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Luxury's happy problem: what to do with 17.4b euros in cash

Hermes is paying a special dividend to shareholders while Richemont is setting sights on an online retailer

Splashing out on acquisitions is an option for luxury brands, but not many attractive targets are available. Kering, the owner of Gucci, is shedding Puma & skateboard brand Volcom after just a few years.


FOR Europe's luxury giants, it's a nice dilemma to have: What to do with all that cash. French companies LVMH, Kering and Hermes International, along with Switzerland's Richemont, had collectively amassed a 17.4 billion-euro (S$28.1 billion) cash pile by the end of 2017.

More is rolling in, as sales boom in China and a new generation of designers creates buzz with younger shoppers.

Just this week, LVMH reported that first-quarter organic sales surged a greater-than-expected 13 per cent.

Market voices on:

"They can't park this cash; they have to do something with it," said Ashok Som, co-director of a luxury management programme run by France's Essec Business School and Italy's SDA Bocconi School of Management.

Something - but what?

Hermes is paying a special dividend to shareholders totalling about 528 million euros, while Richemont is spending about 2.7 billion euros to take control of online retailer Yoox Net-a-Porter SpA.

Yet those transactions will make relatively small dents in the companies' cash piles. Splashing out on acquisitions is an option, but not many attractive targets are available. The big luxury groups would love to get their hands on closely-held Chanel, for example, but its owners show no interest in selling.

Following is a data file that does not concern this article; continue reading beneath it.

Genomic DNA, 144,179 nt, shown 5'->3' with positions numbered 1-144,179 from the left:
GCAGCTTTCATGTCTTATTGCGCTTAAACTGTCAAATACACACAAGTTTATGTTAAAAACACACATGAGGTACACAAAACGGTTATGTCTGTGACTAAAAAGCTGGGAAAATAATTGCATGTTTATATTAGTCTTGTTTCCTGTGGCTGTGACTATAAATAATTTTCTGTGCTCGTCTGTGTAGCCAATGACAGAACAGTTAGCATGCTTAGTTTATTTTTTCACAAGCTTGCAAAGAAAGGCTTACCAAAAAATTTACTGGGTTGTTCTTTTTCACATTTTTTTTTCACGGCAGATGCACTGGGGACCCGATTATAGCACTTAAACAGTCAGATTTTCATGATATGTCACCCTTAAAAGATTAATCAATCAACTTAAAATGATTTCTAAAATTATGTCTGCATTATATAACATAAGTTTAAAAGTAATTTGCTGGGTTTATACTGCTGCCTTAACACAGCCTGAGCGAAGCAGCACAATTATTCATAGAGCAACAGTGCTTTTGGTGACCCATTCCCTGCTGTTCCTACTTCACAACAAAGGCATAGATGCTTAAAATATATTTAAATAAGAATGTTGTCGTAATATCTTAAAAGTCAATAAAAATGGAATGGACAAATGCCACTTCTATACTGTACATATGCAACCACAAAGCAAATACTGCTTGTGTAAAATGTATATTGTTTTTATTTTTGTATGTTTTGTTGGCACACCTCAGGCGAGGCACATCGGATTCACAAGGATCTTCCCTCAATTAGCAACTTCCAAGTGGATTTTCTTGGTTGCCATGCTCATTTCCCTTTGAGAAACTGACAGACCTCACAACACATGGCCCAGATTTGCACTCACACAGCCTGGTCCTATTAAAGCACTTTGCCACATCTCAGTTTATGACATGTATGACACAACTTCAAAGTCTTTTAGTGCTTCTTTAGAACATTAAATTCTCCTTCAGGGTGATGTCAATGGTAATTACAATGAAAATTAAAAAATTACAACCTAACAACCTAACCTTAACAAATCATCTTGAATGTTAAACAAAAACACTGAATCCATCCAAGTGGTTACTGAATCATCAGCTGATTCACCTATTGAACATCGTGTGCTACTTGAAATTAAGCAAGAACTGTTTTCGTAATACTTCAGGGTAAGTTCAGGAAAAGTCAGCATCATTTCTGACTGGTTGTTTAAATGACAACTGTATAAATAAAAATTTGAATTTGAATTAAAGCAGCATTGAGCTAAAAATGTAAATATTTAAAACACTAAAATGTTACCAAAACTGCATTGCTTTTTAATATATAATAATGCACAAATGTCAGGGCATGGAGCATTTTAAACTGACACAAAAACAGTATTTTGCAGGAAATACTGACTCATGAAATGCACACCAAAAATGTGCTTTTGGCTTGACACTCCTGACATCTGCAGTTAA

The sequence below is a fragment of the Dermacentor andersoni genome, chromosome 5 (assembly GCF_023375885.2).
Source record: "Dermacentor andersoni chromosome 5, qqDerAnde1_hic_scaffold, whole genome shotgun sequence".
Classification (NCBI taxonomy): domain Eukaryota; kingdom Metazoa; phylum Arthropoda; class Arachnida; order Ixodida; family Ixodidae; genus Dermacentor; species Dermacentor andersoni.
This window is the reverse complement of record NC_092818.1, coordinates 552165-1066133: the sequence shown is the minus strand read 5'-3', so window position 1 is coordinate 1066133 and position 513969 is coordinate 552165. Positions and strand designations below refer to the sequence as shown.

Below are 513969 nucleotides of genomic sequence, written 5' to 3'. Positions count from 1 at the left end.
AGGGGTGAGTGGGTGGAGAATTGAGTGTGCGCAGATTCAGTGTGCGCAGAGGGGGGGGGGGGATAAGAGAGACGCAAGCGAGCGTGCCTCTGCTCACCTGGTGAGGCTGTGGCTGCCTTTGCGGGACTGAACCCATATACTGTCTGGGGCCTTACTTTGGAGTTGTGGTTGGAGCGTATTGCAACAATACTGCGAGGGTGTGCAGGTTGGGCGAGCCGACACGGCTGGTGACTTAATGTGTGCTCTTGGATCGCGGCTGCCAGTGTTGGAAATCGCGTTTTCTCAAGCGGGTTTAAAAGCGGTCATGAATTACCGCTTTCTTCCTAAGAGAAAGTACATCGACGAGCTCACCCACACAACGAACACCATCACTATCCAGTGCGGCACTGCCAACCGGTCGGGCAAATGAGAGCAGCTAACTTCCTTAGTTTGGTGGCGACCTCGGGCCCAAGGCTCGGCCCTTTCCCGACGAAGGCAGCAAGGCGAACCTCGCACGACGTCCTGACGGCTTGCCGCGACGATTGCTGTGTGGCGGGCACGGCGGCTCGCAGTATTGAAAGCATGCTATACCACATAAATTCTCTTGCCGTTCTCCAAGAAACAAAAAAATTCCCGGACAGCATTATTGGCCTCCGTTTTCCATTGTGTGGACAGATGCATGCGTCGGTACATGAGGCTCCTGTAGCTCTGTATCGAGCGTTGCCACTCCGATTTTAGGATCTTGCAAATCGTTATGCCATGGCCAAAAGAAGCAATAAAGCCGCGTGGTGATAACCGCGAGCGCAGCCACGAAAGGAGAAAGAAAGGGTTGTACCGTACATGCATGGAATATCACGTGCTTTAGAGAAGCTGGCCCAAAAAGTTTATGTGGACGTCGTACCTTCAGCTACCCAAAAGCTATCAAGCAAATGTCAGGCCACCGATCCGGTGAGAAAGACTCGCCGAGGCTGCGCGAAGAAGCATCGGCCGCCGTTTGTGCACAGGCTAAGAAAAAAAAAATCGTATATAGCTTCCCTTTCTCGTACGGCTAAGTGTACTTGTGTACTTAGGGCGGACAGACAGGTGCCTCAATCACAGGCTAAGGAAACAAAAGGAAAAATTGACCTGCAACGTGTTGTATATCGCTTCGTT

LVMH was firmly rebuffed when it tried to mount a stealth takeover of Hermes. Over the past year, the big groups passed on chances to acquire watchmaker Breitling, shoe company Jimmy Choo Group Ltd and Jeanne Lanvin SAS, France's oldest couture house.

Outside-the-box acquisitions haven't worked well. Kering, the owner of Gucci and Saint Laurent, tried to marry luxury with sports by buying sneaker maker Puma and skateboarding brand Volcom a few years ago. It's now getting rid of both.

There are still plenty of takeover opportunities among smaller luxury companies. Global No 1 LVMH, though, already owns some 70 luxury brands. Adding another shoemaker or watchmaker wouldn't move the needle much - especially since LVMH gets about half its profits from its star Louis Vuitton brand.

There are a couple of potential targets lurking out there that would soak up a lot of cash. British trench-coat maker Burberry Group has been the subject of recurrent takeover speculation as it relaunches under a new designer and CEO - speculation fuelled in part by a growing stake held by Bernard Arnault's friend and business associate, the Belgian billionaire Albert Frere.

And US jewellery retailer Tiffany & Co, with a market value of about US$12 billion, could attract a takeover offer from European companies, analysts at Citigroup Inc wrote in December. BLOOMBERG